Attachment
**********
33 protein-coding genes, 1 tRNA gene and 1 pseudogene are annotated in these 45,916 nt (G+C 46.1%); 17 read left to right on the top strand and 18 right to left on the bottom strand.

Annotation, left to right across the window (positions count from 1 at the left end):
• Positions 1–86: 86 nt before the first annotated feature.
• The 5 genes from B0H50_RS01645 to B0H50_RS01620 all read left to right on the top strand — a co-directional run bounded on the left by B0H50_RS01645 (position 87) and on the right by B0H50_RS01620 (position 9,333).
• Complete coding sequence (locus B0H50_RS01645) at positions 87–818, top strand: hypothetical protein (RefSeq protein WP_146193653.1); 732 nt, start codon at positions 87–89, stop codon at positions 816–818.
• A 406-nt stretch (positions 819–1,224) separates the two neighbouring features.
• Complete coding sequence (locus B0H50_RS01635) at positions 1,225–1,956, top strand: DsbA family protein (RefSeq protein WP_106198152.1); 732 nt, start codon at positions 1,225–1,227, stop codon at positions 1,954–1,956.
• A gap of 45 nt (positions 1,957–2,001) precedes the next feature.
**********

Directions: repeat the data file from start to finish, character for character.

33 protein-coding genes, 1 tRNA gene and 1 pseudogene are annotated in these 45,916 nt (G+C 46.1%); 17 read left to right on the top strand and 18 right to left on the bottom strand.

Annotation, left to right across the window (positions count from 1 at the left end):
• Positions 1–86: 86 nt before the first annotated feature.
• The 5 genes from B0H50_RS01645 to B0H50_RS01620 all read left to right on the top strand — a co-directional run bounded on the left by B0H50_RS01645 (position 87) and on the right by B0H50_RS01620 (position 9,333).
• Complete coding sequence (locus B0H50_RS01645) at positions 87–818, top strand: hypothetical protein (RefSeq protein WP_146193653.1); 732 nt, start codon at positions 87–89, stop codon at positions 816–818.
• A 406-nt stretch (positions 819–1,224) separates the two neighbouring features.
• Complete coding sequence (locus B0H50_RS01635) at positions 1,225–1,956, top strand: DsbA family protein (RefSeq protein WP_106198152.1); 732 nt, start codon at positions 1,225–1,227, stop codon at positions 1,954–1,956.
• A gap of 45 nt (positions 1,957–2,001) precedes the next feature.